CEO Letter to the Illinois Gaming Board
Chairman Schmadeke, Administrator Fruchter and members of the Illinois Gaming Board,
On behalf of Gambling.com Group Plc, we would like to commend you for your efforts to regulate online sports betting in Illinois. As an American-born entrepreneur having spent more than 10 years building a regulated business in the online gambling industry in Europe, I am uniquely positioned to provide insight into the future of online sports betting in Illinois.
Gambling.com Group is what is known in the global online gambling industry as an affiliate. The group is not an online gambling company itself, but rather a media company that publishes a series of websites to inform online gamblers and enable them to conduct comparison shopping of online gambling sites as they would do for other services available online like home loans or car insurance. Affiliate marketing is also known as performance marketing due to the nature of the commercial model used to compensate the affiliates.
Typically, an affiliate invests its own money in building an audience and sending traffic to its advertising partners and only gets paid when it creates value for those partners. In the case of online gambling, the affiliates’ advertising partners are the online gambling firms that actually operate an online gambling service (known within the trade as the operators). The operators pay the affiliates on a performance basis, meaning based on the quality and performance of the traffic actually sent to the operator. This is usually a flat fee per new depositing customer (NDC) known as a cost per action (CPA). Alternatively, or in combination with a CPA, the advertisers may compensate the affiliate with a portion of the gross or net gaming revenue generated by the players referred by that affiliate.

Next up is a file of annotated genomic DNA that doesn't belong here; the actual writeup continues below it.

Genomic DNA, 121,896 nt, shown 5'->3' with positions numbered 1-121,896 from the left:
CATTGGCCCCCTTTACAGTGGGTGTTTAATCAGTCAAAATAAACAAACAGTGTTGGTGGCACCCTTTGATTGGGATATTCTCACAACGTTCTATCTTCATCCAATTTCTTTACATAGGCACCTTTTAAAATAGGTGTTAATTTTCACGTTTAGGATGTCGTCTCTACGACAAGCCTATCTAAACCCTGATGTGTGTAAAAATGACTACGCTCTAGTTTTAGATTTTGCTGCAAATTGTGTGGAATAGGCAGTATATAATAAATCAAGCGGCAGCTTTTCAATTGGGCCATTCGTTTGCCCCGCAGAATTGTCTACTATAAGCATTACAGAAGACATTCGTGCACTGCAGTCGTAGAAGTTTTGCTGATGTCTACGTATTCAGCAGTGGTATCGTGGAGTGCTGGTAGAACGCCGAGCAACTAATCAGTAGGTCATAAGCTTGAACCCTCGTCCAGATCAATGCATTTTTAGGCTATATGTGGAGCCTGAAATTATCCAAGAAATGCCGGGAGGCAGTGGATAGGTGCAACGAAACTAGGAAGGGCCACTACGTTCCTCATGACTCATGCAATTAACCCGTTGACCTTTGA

The importance of affiliates within the online gambling ecosystem cannot be overstated. In mature, regulated markets like the United Kingdom, we estimate that upwards of 40% of the NDCs for online casino operators come via the affiliate channel. For sports betting operators the portion tends to be less, but still in excess of 25%. Of course, the percentages differ by operator but virtually every active operator works with affiliates. In certain cases, affiliates can be responsible for more than 90% of the customer database of operators who rely heavily on the affiliate channel for customer acquisition. Historically some gaming regulators tackling online gambling for the first time have made the mistake of confusing affiliates with junket operators. Affiliates are not junket operators, and in most cases have little or no contact with the individual gamblers as they traverse their way through an affiliate’s website on their way to an operator.